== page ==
Sunday, January 2, 2011

A Good Beginning . . .

It rained all day yesterday -- a fine beginning to to the new year. Our pastures and our woods soaked up the blessed moisture as the snow melted and the soft rain continued to fall, melting the snow.
 
I was happy to catch a glimpse of what must be the same gang of turkeys that we watched grow from poults last year. The two hens are pretty much indistinguishable from their full-grown offspring now. The almost white one is still with them and they seem to ave picked up a few extras -- probably 'jakes' -- young males.
The house was filled with the smell of pork roasting, collard greens and black-eyed peas simmering with hog jowl and cornbread baking. On the television, various bowl games brightened the grey day with a confusion of colors. (I'm not a football fan myself but I live with one. )


It seemed to me the perfect way to begin the new year.

(This is late posting because our server has been down...)
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12 comments:

Bouncin' Barb said...

Sure sounded good to me. Glad you enjoyed.

Marilyn said...

It sounds a lovely start to the year. Love the wee glimpse of the turkeys - in fact I love seeing your world, so very different to mine.
Even your foods are different "pork roasting, collard greens and black-eyed peas simmering with hog jowl and cornbread baking". Roast pork I certainly know but we don't have collard greens and I have never had black-eyed peas myself or heard of eating hog jowl and I have never made cornbread.
It sounds like a meal Elizabeth Goodweather would cook. Maybe you could write a cookbook with the history of each recipe and an explanation about the ingredients.
About new Year traditions - I never grew up with any. Maybe other families do have NY traditions but none of my friends have them either.

Mel said...

Glad you had such a lovely day. I'm not much of a sports fan either, so I ammuse myself cooking up a storm. This is the first year I added black eyed peas to my collard and mustard greens and ham bone, trying to keep my mom's tradition going. While I was at it I made a pot of chili and a pot of Navy bean soup. At least I don't have to cook for a week or so! I am going to have to make cornbread though, since you got me craving it! It's lovely to have wild turkeys in your yard, and to watch them grow. Your rain photos are also lovely, a nice way to ease in to the new year. Hope it's a good one.

Lyn said...

The pics have a lovely quality..fitting for that homey dinner you're presenting..mmm, cornbread..I like to make mine with jalapenas and cheddar..so good...Have a Happy New Year...

Vagabonde said...

In France the New Year eve celebrations are bigger than the Christmas ones, which are mostly for children. At the “Réveillon” people drink Champagne, party, eat all kind of delicacies. But I don’t know any French people here so when I moved to Atlanta I found out about hoppin’ John, turnip greens et al for New Year. So I started making this dish on the 1st and have ever since. I made it yesterday but forgot that now we are only 2 at home, so we’ll have left over for at least 4 more days… but we like it. I wish you much success, lot of inspiration and great joy in your life.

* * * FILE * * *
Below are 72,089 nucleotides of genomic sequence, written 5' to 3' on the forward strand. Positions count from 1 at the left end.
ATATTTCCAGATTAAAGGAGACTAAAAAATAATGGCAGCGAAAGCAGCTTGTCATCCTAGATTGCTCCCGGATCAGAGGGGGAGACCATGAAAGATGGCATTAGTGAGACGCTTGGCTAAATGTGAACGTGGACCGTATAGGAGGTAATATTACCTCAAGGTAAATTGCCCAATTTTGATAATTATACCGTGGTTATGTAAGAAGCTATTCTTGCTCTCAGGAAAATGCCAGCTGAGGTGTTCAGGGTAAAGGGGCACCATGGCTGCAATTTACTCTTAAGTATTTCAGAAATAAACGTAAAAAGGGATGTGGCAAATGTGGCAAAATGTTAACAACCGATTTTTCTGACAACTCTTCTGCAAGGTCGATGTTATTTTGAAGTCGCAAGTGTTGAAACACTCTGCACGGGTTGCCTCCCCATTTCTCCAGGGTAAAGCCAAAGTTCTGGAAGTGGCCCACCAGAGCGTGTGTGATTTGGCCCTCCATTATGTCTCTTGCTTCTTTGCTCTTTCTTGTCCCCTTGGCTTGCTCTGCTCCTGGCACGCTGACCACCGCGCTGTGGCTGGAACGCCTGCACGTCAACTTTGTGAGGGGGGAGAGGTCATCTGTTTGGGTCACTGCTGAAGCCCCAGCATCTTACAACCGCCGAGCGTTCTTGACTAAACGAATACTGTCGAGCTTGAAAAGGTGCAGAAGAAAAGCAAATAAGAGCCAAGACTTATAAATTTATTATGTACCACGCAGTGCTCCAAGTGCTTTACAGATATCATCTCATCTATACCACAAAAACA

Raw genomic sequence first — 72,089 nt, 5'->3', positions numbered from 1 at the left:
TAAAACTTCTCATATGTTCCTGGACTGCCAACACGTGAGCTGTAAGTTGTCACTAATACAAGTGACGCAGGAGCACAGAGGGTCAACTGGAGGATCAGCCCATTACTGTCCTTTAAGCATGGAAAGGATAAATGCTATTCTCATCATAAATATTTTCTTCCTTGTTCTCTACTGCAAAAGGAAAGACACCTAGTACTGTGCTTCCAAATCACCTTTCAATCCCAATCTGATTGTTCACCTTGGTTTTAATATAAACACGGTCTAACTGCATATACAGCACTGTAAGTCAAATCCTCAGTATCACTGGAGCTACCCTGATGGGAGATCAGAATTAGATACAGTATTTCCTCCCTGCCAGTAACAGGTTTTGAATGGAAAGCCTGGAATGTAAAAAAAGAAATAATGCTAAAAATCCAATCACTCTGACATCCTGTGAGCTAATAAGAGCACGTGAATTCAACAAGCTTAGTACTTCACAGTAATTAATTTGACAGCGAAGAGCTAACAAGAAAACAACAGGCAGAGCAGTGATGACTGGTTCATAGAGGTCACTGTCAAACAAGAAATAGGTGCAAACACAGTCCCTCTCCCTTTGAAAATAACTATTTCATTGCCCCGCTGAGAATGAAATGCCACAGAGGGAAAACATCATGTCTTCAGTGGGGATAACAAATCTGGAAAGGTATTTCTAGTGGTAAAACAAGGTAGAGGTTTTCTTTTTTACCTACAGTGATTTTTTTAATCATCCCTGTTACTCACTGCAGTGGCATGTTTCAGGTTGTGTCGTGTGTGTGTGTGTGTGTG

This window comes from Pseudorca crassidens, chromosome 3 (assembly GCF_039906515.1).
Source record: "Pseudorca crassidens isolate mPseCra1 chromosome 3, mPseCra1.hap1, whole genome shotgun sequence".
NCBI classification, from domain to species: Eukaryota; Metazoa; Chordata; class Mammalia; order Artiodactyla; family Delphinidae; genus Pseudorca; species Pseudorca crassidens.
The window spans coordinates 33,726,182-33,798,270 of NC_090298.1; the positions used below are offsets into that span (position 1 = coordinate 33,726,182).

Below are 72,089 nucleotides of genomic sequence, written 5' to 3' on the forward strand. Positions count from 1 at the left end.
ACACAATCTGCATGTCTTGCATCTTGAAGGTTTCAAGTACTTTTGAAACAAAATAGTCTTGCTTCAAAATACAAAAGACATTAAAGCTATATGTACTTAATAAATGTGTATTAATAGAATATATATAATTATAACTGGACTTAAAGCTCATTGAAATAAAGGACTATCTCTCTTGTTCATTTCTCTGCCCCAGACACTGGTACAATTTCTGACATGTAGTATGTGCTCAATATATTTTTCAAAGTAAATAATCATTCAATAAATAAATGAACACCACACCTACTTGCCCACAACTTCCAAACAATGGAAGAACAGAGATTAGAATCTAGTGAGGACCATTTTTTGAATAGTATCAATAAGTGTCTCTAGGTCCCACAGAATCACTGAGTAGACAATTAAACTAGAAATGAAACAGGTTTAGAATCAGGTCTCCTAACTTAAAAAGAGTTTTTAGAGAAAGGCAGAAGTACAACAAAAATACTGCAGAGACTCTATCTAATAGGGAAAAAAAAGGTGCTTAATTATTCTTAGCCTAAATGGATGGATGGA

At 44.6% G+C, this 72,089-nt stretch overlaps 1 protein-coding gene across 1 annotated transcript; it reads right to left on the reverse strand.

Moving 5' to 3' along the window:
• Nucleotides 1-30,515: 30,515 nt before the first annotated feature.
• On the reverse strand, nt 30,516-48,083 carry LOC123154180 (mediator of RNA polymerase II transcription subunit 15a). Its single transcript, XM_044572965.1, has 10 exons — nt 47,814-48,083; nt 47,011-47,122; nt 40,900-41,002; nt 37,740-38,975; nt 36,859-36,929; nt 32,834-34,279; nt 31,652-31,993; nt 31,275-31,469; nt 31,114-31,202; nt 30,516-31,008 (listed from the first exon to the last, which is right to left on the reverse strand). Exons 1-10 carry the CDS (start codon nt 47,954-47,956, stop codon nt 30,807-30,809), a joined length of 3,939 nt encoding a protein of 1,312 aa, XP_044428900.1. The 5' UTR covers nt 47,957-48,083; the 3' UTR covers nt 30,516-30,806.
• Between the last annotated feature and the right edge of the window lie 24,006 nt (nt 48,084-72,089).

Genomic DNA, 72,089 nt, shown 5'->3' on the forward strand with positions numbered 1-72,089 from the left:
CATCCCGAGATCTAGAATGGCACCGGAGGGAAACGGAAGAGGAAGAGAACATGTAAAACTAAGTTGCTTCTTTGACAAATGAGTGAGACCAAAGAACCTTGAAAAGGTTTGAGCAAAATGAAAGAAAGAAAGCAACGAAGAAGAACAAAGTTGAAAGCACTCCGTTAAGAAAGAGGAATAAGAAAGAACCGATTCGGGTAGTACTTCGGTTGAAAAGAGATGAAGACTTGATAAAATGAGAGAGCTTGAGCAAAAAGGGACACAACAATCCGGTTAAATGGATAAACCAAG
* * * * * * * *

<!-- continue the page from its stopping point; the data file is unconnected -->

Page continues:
gayle said...

We had rain all day here yesterday and some today! It was warm though. Your meal sounds yummy!

Southwest Arkie said...

Yumm, I can almost smell the cornbread, peas and pork, but I'll skip the hog jowl...:) Outside your window is a beautiful view- nice pics!

Vicki Lane said...

Marilyn -- Collard greens are similar to kale --do you know that plant? They're related to cabbage but a dark green and not so strong tasting when cooked -- but not very good raw. And hog jowls (cheeks) are smoked and sliced and are pretty much like streaky bacon. Cornbread is made with ground corn (maize) and is crumbly like cake but not sweet -- at least not as I make it.

It's typical Southern cooking and Elizabeth Goodweather certainly cooks like that, though not all the time. I do have some recipes up on my website of food from the first two books. I need to add to it!

Mel -- I have lots of leftovers too and am plotting a soup for tomorrow.

Lyn -- My daughter-out-law made the cornbread and included green onions and cheddar cheese.

Vagabonde -- We used to go to New Year's Eve parties like that but the problem of driving home after all that celebrating began to take away the fun. So we stay home and toast the New Year -- with Prosecco this year.

Mama-Bug said...

All those good southern dishes on New Years Day...just doesn't get any better! We had rain all day too. We had been under fire alerts here in Florida because it has been so dry.

J_on_tour@jayzspaze said...

It was nice to see the snow, but then due to the chaos it causes, it's nice to see it go. You paint a magnificent picture of scenes and smells inside your house.

Kath said...

I counted fourteen turkeys cruising our backyard on the classically overcast day they favor for appearing. And I owe them. In their search for the corn my neighbors throw out on their yards, but I hadn't, they scraped the snow off. And for the first time in December, I saw the warm browns and greens of earth!!
Kath

Kath said...

Does spinach count in the place of collard greens? I'm not a collard greens fan, but I thought - green?